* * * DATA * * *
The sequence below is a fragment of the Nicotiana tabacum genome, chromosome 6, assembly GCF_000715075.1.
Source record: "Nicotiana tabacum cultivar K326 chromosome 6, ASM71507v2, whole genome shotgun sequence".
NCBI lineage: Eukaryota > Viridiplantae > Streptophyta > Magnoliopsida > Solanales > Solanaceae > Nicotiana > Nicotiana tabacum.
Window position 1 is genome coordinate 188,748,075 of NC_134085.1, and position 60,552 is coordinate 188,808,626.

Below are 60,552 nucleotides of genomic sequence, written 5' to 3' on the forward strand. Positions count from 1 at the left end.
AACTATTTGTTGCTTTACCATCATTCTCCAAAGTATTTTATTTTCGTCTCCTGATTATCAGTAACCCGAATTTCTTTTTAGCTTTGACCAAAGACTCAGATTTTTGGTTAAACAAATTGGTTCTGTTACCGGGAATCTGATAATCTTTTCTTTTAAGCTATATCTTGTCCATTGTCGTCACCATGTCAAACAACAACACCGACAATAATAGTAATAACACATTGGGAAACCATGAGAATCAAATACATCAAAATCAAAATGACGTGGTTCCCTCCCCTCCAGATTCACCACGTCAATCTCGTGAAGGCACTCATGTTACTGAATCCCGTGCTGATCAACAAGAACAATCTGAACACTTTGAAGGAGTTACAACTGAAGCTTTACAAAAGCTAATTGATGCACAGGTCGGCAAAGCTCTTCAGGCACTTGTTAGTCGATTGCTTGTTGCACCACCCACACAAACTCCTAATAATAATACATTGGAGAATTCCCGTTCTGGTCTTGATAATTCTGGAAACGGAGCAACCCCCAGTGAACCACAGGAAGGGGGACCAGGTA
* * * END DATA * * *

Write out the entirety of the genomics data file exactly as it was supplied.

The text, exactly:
The sequence below is a fragment of the Nicotiana tabacum genome, chromosome 6, assembly GCF_000715075.1.
Source record: "Nicotiana tabacum cultivar K326 chromosome 6, ASM71507v2, whole genome shotgun sequence".
NCBI lineage: Eukaryota > Viridiplantae > Streptophyta > Magnoliopsida > Solanales > Solanaceae > Nicotiana > Nicotiana tabacum.
Window position 1 is genome coordinate 188,748,075 of NC_134085.1, and position 60,552 is coordinate 188,808,626.

Below are 60,552 nucleotides of genomic sequence, written 5' to 3' on the forward strand. Positions count from 1 at the left end.
AACTATTTGTTGCTTTACCATCATTCTCCAAAGTATTTTATTTTCGTCTCCTGATTATCAGTAACCCGAATTTCTTTTTAGCTTTGACCAAAGACTCAGATTTTTGGTTAAACAAATTGGTTCTGTTACCGGGAATCTGATAATCTTTTCTTTTAAGCTATATCTTGTCCATTGTCGTCACCATGTCAAACAACAACACCGACAATAATAGTAATAACACATTGGGAAACCATGAGAATCAAATACATCAAAATCAAAATGACGTGGTTCCCTCCCCTCCAGATTCACCACGTCAATCTCGTGAAGGCACTCATGTTACTGAATCCCGTGCTGATCAACAAGAACAATCTGAACACTTTGAAGGAGTTACAACTGAAGCTTTACAAAAGCTAATTGATGCACAGGTCGGCAAAGCTCTTCAGGCACTTGTTAGTCGATTGCTTGTTGCACCACCCACACAAACTCCTAATAATAATACATTGGAGAATTCCCGTTCTGGTCTTGATAATTCTGGAAACGGAGCAACCCCCAGTGAACCACAGGAAGGGGGACCAGGTA